[6]       Mr Mwandingi, counsel for the applicant, submits that there has been no undue delay on his part in bringing this application as he engaged opposing counsel as soon as he received instructions from Legal Aid and has since consulted with the applicant in anticipation of the court’s indulgence to allow the applicant to advance her defense to the main action instituted by the respondent. He further submitted that the matter can still be speedily disposed of as it is still at the preliminary stages of litigation. Pleadings have not closed nor has trial dates been allocated.   

 

[7]        With regard to a bona fide defence, counsel argues that the respondent instituted these proceedings on the premise of a forged document purporting to convey the parties’ intention to conclude a sale agreement for immovable property. The applicant disputes the existence of such a sale agreement between the parties. He argues that the respondent maliciously instituted these proceedings to merely frustrate the applicant as the respondent has also instituted criminal proceedings in the Magistrates Court in terms whereof he seeks relief arising from the same alleged contract of sale and in respect of the same subject matter.

 

[8]        Counsel concluded his argument by stating that the circumstances which caused the applicant to fail to comply with the Court’s order and from which indulgence is sought were neither intentional due to remissness or action on her part nor her current legal practitioner. Further that there will be no prejudice suffered by the parties should condonation be granted to the applicant as the matter is still at preliminary stages of litigation and there has been no undue delay from the part of the present legal practitioner to launch this application once he took over the matter. Lastly, counsel argued that applicant also has a bona fide defence against the respondent’s claim.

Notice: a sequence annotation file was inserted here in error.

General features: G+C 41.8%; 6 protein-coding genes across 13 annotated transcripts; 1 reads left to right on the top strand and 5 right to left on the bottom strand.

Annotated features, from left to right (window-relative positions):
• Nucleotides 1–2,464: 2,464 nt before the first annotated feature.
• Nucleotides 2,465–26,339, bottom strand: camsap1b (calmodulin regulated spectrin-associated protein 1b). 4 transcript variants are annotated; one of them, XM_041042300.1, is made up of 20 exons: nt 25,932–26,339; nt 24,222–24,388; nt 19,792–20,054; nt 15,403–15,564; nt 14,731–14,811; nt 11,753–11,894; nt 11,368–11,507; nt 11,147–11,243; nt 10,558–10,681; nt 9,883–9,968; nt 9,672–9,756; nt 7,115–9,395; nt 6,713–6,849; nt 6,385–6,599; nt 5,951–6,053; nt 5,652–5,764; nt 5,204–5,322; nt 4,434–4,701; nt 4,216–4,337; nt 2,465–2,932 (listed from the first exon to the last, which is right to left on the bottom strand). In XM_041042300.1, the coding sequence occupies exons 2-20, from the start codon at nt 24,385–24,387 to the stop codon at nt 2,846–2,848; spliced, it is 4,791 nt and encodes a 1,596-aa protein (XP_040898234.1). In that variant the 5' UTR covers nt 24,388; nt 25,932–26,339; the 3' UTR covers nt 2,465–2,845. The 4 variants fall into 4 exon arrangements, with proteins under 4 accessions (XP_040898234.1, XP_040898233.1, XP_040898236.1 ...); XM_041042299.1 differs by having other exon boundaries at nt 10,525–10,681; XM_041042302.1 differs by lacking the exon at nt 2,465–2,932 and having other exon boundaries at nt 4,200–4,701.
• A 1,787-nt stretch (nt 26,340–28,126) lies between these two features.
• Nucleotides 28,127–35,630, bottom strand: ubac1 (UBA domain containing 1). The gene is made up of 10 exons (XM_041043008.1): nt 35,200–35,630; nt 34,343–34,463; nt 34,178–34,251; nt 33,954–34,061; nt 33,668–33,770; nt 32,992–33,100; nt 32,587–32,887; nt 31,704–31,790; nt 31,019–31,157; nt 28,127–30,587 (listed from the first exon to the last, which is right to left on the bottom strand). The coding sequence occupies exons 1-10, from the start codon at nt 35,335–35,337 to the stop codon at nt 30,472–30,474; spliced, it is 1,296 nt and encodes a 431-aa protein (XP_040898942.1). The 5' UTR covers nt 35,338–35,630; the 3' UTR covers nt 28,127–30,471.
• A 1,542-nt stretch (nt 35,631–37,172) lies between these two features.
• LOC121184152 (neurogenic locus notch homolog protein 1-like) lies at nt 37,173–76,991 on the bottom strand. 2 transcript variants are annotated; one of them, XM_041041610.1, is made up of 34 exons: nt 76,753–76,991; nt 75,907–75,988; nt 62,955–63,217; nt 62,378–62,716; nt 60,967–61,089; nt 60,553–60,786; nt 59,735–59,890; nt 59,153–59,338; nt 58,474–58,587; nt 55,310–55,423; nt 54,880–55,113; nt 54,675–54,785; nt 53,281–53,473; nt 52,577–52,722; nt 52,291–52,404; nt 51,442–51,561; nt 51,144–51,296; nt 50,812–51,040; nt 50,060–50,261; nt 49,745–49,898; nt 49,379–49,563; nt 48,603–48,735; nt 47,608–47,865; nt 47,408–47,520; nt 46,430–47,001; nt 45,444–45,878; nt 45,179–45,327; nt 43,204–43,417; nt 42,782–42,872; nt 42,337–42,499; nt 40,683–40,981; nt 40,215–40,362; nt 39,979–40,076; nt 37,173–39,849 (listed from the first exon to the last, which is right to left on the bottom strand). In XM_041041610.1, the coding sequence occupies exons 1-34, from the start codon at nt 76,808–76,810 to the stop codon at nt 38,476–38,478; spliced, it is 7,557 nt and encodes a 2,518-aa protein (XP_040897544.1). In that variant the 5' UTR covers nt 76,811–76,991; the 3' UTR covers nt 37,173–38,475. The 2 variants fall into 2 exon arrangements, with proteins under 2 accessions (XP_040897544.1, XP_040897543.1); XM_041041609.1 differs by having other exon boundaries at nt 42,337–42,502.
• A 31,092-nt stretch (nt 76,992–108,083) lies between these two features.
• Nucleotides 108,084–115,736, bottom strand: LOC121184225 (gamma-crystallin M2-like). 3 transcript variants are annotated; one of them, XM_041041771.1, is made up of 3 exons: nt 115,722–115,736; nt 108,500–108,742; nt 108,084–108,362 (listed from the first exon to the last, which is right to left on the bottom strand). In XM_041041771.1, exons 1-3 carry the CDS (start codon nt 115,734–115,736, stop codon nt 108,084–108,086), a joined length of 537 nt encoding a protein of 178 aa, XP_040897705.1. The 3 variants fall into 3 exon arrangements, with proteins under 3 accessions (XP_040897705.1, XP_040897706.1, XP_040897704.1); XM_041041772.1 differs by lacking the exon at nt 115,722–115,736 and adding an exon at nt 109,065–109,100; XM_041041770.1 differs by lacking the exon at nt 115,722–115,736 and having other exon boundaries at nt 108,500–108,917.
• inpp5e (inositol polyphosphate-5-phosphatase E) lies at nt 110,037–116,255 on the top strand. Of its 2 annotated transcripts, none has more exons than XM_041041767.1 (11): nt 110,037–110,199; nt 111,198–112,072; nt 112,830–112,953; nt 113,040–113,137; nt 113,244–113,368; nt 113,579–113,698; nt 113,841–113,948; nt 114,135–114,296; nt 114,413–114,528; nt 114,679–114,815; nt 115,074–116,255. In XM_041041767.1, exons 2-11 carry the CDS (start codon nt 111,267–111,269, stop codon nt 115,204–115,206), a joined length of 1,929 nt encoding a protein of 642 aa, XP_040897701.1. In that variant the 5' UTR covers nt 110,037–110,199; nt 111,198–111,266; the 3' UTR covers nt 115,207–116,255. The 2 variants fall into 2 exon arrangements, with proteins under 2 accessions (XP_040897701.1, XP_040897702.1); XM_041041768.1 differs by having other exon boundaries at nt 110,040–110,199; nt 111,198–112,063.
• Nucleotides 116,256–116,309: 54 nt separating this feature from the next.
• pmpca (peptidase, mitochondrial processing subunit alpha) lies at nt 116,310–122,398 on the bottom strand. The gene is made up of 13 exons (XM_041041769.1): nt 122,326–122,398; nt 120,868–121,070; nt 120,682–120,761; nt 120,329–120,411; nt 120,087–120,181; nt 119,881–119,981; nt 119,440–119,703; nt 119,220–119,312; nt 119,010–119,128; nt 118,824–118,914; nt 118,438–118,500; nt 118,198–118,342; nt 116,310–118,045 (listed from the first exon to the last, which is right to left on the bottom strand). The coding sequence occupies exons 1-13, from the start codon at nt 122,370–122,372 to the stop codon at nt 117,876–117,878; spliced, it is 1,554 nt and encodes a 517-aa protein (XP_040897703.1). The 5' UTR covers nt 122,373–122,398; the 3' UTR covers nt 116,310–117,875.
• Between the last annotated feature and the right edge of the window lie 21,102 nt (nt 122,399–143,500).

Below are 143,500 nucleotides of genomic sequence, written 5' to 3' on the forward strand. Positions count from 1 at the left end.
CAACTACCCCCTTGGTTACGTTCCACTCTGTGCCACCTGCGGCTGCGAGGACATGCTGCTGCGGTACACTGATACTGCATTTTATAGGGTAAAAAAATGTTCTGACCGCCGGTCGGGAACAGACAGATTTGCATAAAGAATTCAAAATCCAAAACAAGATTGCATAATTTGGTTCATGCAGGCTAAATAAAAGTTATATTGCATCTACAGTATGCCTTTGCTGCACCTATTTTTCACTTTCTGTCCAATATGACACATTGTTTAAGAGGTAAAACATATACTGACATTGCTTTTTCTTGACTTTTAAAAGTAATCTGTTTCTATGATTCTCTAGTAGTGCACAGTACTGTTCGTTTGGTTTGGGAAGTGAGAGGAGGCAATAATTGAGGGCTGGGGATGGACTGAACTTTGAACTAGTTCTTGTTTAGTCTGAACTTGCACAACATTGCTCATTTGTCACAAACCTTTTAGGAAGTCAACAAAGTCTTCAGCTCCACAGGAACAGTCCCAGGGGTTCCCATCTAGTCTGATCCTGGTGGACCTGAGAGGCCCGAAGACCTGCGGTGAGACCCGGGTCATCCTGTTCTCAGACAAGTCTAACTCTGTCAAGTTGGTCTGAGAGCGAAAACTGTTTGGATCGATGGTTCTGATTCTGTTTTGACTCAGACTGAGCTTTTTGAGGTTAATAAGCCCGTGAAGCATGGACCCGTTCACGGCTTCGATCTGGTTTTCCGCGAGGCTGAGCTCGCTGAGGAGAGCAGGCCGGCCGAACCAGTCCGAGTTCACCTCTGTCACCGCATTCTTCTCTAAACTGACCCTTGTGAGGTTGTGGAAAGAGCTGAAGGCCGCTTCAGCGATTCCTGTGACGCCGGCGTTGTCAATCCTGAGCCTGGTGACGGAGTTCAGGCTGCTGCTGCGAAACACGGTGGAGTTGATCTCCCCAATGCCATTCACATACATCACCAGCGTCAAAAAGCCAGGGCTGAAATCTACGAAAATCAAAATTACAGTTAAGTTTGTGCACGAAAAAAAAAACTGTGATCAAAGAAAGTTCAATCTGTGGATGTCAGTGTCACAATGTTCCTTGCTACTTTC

[9]       Mr Bangamwabo, counsel for the respondent, however argues that even before the applicant’s first erstwhile legal practitioner withdrew from the matter, the court order of 24 October 2019 was not complied with and no single explanation was given to this Court for the applicant’s disregard of the said court order. By the time the then legal practitioners withdrew their mandate the prescribed time for filing pleadings had already lapsed by more than a month.

 

[10]       Counsel argues that when the second erstwhile legal practitioner came on record she failed to explain the delay for the period of 4 March 2020 to 27 March 2020 before the State of Emergency was declared. Counsel submits that no acceptable explanation and reasonable explanation is therefore tendered by the applicant to justify her non-compliance.

 

[11]      Counsel also submitted that the respondent suffered immense prejudice as a period of more than 8 months has passed since the case plan order was issued. The delay has negative repercussions on the respondent, both in terms of legal costs as well as the unreasonable delay in finalizing the matter. Respondent therefore prays for the dismissal of the condonation application and the matter to proceed on an unopposed basis as he argues that this is a good case where a litigant cannot escape the consequences of her attorney’s lack of diligence and remissness and insufficiency of the explanation tendered for the disregard of the court order.

 

[12]     On the issue of bona fide defence, counsel submits that the applicant did not make any attempt to produce evidence to the effect that the proceedings instituted are based on a forged document purporting to convey the parties’ intention to conclude a sale agreement for the property. Apart from the unbacked allegation of forgery, no single evidence is adduced to show that indeed the applicant has a valid defence against the respondent’s claim and thus enjoys good prospects of success. 

 

Discussion

 

[13]         The principles on condonation are clear and I do not intend on repeating them, however it is noteworthy that it is trite law that an application for condonation is not had for the mere asking. A party must give a detailed and reasonable explanation for the delay and must show that, on the merits, he or she has reasonable prospects of success in the main action. If it however appears that a party’s default was wilful or that it was due to gross negligence, the court will not come to the assistance of that party.